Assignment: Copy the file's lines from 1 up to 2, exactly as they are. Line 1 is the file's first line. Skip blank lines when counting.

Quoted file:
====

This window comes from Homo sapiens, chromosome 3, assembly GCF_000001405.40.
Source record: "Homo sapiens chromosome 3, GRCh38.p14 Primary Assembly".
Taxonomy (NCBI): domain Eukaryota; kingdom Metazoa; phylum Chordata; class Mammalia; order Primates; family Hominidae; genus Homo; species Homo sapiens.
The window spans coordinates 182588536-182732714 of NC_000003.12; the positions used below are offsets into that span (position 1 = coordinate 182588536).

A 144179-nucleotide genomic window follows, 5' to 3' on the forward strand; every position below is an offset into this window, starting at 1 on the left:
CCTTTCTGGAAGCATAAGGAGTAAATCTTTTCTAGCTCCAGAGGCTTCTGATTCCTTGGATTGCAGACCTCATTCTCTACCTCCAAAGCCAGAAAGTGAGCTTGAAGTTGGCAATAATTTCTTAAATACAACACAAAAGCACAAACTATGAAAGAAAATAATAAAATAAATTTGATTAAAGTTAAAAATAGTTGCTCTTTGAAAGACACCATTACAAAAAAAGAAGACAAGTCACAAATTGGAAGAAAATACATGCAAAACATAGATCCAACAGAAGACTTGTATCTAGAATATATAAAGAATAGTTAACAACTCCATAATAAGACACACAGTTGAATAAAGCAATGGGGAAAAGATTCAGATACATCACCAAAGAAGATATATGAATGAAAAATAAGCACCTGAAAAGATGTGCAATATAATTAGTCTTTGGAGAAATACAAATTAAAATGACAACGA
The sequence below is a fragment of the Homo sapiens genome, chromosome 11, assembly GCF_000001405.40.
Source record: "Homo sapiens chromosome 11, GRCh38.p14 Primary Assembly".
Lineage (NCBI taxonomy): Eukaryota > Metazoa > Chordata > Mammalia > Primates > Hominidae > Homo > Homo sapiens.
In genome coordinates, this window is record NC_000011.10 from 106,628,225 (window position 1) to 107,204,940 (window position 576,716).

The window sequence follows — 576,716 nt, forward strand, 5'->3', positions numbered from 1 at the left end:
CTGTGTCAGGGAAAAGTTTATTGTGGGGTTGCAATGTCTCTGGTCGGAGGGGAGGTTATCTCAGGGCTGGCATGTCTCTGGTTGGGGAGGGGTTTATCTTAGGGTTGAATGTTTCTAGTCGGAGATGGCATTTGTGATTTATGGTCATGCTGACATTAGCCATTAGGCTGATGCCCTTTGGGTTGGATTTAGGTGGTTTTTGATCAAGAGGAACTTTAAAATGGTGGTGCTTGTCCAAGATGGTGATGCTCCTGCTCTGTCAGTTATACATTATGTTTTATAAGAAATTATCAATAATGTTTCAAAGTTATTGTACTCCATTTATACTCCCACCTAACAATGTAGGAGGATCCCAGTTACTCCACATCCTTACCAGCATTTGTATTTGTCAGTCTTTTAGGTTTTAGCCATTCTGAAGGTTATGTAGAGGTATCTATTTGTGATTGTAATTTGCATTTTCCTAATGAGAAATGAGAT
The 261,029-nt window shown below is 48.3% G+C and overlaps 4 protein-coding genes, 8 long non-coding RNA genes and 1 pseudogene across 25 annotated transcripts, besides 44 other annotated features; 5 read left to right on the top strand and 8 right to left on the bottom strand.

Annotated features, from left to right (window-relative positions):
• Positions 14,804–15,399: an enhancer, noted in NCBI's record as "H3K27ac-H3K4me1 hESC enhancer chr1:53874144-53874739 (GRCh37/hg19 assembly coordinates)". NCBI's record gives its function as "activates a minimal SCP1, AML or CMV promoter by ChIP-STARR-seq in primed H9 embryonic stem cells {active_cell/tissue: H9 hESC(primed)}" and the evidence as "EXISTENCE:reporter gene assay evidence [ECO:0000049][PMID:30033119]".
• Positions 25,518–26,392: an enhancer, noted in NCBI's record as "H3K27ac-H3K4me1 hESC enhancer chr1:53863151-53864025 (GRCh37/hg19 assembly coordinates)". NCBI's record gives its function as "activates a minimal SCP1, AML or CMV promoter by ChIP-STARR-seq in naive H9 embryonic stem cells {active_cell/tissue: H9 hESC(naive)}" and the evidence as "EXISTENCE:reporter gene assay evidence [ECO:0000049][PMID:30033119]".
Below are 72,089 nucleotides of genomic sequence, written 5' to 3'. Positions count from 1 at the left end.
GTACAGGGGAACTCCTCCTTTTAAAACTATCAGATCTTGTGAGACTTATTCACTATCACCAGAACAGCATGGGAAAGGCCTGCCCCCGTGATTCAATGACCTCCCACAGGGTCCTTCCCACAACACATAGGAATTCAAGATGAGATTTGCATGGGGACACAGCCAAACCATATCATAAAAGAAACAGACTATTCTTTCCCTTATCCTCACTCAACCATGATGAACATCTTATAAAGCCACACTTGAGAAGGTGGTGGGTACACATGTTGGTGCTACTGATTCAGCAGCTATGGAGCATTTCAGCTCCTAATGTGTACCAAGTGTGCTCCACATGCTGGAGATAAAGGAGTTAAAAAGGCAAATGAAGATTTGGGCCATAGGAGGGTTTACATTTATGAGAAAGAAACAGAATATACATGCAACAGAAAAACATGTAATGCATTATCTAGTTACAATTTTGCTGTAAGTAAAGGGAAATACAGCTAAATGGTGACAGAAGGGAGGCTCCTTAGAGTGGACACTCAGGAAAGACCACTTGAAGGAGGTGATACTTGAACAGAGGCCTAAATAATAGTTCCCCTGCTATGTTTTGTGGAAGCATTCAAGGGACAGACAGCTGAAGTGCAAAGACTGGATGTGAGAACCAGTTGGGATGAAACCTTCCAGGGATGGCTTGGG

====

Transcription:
This window comes from Homo sapiens, chromosome 3, assembly GCF_000001405.40.
Source record: "Homo sapiens chromosome 3, GRCh38.p14 Primary Assembly".